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Open Access Original Research Article

Altitudinal Changes in Species Diversity and Stand Structure of Tropical Forest, Vietnam

Tran Van Do, Osamu Kozan, Tran Minh Tuan

Annual Research & Review in Biology, Page 156-165
DOI: 10.9734/ARRB/2015/14867

Ba Vi National Park (BNP) is known as one of the first parks established in Vietnam and has been well preserved against human disturbances. A study was conducted to understand altitudinal changes and aspect differences of species diversity and stand structure in evergreen broadleaf forest in BNP. Twenty plots (40 m x 50 m), distributing between 130 and 1,195 m above sea level were used for stem census, which were equally established in both eastern and western aspects. All stems with diameter at breast height (DBH) ≥ 10 cm were identified to species and measured for DBH. Results indicated significant linear relationships between elevation and basal area (G), top canopy height, species density, Shannon diversity index, and Evenness. Elevation zone of > 1,000 m above sea level had highest species density, Shannon diversity index, Evenness, stem density, G, and top canopy height, which were significant higher than that in 500-1,000 m and < 500 m elevational zones. Species composition in BNP was different between eastern aspect and western aspect, and both aspects shared 86 species in total 219 species found. While, stand structure and species diversity were not significant different between two aspects.

Open Access Original Research Article

Evaluation of the Salinity Stress Effect on Cumin (Cuminum cyminum L.) Ecotypes in Kerman, Iran

Mahla Samareh Saliani, Alireza Bahraminejad

Annual Research & Review in Biology, Page 166-175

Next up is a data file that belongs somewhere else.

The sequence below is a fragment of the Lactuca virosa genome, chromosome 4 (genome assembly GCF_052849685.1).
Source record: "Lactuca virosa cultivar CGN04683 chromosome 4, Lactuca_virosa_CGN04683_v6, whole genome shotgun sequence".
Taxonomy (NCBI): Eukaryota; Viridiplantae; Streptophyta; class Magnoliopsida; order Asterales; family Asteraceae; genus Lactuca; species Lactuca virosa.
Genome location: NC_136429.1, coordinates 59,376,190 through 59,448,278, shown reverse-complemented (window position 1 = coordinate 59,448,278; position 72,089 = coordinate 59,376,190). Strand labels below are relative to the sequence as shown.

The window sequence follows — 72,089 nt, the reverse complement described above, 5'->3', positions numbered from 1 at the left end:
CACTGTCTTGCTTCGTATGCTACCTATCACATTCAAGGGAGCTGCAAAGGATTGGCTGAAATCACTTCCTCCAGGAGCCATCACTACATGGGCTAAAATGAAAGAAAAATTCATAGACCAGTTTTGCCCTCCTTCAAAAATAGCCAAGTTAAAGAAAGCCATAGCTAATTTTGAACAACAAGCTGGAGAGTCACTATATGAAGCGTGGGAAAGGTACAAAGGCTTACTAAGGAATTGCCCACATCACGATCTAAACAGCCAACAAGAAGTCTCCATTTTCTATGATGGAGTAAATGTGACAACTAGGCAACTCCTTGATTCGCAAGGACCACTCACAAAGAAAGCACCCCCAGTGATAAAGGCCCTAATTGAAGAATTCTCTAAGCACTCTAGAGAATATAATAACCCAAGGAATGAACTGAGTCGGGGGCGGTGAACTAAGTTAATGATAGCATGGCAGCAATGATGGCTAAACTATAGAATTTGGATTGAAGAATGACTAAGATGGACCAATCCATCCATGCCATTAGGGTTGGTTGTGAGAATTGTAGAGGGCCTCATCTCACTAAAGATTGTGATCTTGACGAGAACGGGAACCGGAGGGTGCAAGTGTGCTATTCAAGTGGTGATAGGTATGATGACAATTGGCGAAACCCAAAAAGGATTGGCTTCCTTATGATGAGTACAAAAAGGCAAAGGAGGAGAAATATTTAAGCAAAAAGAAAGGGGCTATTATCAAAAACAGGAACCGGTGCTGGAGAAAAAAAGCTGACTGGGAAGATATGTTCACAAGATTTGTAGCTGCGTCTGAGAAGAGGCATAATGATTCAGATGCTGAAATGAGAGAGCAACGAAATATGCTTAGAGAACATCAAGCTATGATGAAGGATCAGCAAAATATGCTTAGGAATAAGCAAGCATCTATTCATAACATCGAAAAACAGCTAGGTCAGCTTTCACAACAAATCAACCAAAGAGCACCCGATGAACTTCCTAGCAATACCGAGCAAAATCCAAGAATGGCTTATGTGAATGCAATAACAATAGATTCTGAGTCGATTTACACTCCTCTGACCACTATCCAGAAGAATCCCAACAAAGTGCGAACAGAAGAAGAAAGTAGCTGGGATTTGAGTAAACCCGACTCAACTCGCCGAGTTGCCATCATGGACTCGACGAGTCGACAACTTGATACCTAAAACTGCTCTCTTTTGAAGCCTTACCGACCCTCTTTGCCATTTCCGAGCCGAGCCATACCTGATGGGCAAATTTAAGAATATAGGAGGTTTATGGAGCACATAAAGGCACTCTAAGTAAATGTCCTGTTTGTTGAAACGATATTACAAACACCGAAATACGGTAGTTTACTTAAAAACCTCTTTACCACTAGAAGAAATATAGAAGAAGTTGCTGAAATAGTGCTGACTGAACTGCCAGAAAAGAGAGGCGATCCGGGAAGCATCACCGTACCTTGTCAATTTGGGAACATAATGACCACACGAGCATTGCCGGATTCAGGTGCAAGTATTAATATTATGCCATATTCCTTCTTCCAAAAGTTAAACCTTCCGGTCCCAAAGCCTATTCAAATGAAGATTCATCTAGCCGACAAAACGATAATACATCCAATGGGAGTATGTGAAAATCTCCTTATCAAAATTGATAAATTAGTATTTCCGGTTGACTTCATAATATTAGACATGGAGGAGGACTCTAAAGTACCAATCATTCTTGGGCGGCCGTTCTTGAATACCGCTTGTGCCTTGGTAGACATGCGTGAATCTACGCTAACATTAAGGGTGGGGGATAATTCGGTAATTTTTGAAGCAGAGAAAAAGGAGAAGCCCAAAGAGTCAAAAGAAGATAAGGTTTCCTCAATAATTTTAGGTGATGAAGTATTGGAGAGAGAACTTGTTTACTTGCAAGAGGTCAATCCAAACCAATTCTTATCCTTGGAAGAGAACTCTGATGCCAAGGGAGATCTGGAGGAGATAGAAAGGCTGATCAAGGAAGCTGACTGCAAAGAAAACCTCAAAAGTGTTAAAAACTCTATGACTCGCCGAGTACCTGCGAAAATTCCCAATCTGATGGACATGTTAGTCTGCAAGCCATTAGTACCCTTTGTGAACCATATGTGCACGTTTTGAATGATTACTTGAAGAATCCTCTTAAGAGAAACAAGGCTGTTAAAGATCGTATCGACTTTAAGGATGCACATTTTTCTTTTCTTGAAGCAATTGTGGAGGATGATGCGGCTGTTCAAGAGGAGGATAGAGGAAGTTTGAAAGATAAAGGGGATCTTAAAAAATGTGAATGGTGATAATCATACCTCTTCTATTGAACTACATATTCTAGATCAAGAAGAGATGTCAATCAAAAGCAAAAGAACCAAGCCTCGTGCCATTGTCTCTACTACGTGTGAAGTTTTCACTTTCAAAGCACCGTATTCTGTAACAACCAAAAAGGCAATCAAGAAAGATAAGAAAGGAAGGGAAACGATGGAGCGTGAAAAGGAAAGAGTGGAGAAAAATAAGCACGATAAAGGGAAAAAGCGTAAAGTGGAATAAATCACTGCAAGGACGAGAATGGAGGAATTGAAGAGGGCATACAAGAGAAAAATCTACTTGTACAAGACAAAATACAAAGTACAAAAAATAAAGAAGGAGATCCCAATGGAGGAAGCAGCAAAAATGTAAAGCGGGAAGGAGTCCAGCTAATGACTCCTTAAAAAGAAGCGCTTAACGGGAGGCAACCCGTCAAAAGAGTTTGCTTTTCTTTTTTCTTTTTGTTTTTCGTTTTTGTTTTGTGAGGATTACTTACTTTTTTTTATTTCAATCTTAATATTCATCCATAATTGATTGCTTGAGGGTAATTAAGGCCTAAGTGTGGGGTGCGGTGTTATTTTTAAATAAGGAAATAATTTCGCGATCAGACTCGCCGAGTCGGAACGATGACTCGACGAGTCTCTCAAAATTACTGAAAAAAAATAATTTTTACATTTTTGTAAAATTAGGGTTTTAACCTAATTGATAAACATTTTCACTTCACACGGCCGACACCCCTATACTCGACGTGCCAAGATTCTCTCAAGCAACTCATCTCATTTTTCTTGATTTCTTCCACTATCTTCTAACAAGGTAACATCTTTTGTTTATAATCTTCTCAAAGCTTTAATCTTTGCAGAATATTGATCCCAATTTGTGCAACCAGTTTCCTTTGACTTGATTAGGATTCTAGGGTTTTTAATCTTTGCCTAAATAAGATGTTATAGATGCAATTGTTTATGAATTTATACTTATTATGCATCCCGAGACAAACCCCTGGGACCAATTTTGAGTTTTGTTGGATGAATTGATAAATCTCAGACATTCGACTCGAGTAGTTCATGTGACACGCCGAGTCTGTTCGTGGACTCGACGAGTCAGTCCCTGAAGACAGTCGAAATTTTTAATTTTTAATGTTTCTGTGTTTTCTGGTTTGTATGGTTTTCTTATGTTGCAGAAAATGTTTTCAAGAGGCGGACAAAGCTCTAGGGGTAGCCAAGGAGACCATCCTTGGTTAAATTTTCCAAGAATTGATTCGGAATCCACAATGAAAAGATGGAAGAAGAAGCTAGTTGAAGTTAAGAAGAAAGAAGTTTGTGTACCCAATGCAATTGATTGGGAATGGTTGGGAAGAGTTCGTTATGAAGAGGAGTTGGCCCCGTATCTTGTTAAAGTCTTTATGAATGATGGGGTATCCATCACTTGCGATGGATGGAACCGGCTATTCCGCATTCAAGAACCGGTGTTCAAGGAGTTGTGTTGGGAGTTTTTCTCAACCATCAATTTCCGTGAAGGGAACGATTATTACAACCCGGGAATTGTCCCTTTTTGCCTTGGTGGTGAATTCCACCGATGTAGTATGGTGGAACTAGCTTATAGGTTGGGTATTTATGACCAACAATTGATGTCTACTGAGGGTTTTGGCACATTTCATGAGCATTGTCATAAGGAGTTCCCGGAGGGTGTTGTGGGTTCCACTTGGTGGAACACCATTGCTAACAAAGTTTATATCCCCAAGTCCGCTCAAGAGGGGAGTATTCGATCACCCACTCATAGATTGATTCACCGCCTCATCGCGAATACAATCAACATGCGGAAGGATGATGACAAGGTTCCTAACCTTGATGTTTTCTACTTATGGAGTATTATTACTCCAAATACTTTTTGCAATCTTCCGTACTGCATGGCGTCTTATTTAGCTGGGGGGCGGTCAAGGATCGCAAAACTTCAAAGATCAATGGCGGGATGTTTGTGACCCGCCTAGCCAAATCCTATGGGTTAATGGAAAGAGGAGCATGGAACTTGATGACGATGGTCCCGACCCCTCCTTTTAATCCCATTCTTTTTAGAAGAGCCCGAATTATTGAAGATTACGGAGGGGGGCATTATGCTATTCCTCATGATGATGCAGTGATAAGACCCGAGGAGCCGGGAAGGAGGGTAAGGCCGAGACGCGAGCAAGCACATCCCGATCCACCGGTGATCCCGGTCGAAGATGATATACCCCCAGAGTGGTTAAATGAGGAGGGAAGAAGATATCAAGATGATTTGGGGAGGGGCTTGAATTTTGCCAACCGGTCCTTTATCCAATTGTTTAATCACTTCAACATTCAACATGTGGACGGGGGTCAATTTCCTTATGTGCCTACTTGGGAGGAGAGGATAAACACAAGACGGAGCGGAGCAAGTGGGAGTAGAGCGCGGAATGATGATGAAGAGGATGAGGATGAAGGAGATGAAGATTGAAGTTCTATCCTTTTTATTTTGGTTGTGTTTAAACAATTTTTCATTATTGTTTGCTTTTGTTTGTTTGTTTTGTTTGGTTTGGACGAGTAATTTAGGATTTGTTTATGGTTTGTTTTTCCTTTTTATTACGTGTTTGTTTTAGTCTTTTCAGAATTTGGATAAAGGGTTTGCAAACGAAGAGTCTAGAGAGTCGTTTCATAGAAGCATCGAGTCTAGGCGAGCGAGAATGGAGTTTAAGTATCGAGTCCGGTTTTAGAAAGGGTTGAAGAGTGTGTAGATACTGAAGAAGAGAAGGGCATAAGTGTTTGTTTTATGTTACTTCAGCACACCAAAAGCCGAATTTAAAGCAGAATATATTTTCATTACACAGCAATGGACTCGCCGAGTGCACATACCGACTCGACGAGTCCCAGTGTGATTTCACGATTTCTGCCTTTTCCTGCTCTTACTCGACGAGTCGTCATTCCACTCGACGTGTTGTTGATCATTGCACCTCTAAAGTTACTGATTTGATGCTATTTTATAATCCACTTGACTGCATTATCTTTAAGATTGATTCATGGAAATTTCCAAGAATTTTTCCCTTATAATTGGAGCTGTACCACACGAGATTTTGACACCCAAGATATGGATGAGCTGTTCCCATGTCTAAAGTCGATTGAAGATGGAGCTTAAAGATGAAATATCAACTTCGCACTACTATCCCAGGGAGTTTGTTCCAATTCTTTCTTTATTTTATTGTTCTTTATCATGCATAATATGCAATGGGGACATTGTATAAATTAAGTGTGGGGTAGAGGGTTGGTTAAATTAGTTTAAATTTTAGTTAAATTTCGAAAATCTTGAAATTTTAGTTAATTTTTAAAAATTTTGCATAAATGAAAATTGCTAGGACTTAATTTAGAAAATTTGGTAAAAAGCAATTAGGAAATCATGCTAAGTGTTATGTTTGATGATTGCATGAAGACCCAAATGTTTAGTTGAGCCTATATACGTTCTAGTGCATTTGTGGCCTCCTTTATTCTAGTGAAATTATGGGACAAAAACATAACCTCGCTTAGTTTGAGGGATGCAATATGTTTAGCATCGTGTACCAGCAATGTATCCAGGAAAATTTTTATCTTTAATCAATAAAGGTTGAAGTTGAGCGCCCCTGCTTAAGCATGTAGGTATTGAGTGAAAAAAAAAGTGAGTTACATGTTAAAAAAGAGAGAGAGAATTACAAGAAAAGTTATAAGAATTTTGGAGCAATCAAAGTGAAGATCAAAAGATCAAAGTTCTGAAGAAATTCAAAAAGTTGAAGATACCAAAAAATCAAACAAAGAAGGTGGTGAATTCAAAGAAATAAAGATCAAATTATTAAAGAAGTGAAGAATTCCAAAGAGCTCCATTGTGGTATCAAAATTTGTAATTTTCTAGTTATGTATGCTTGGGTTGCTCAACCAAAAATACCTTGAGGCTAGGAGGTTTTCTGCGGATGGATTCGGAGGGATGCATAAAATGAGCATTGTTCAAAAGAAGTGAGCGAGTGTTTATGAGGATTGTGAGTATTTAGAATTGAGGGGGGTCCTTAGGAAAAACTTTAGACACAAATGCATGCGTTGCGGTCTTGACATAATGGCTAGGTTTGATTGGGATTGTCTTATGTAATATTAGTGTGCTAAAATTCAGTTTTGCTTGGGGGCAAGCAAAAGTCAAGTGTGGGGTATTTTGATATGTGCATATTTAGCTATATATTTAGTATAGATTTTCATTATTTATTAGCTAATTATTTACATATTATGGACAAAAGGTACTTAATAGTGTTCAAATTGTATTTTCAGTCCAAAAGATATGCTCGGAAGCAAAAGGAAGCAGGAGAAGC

DOI: 10.9734/ARRB/2015/14878

Cumin (Cuminum cyminum L.) is one of the most important Medicinal plants. Since many semi arid and arid areas of Iran are affected by salinity and accessing water resources has been decreased. Proper measures need to be taken for water efficiency and efficient use of salt area in agriculture. Resources can be used in an optimum way by changing the planting pattern and using proper of cumin under salt stress. This research was conducted to determine the highest rate yield and tolerance against salinity stress of different ecotypes of cumin. The experiment was executed in the triple lattice with three repetitions in Kerman, Iran. The results showed that salinity stress has significant deference on traits such as seed index, seed yield, dry weight and harvest index, while it has non-significant result on other yield components such as plant height, number of umbel per plant, number of seeds per umbel and number of seeds per plant. The studied ecotypes had a significant difference regarding all of the characteristics. Therefore, the ecotype of Sepidan from Pars province was identified as the most tolerating and the ecotype of Qaen from Southern-Khorasan province was identified as the most sensitive ecotype under salinity stress regarding seed yield.

Open Access Original Research Article

Revamp Studies on Morpho-Histology of the Male Reproductive System of Halys dentatus Fabricious (Hemiptera: Pentatomidae)

Gangurde Jyoti, Nikam Santosh, Desai Ashok

Annual Research & Review in Biology, Page 176-183
DOI: 10.9734/ARRB/2015/14941

Aim: Revamp studies on the morphology and histology of plant bug Halys dentatus F. (Hemiptera: Pentatomidae).
Study Design: Halys dentatus Fab. is acting as pest of many plants, multivoltine in nature, therefore their reproductive cycle observed throughout the year. Hence, the number of reproductive cycles increased the population of H. dentatus to cause harm to plants, therefore there is need to study the male reproductive system of H. dentatus as a part of fundamental studies.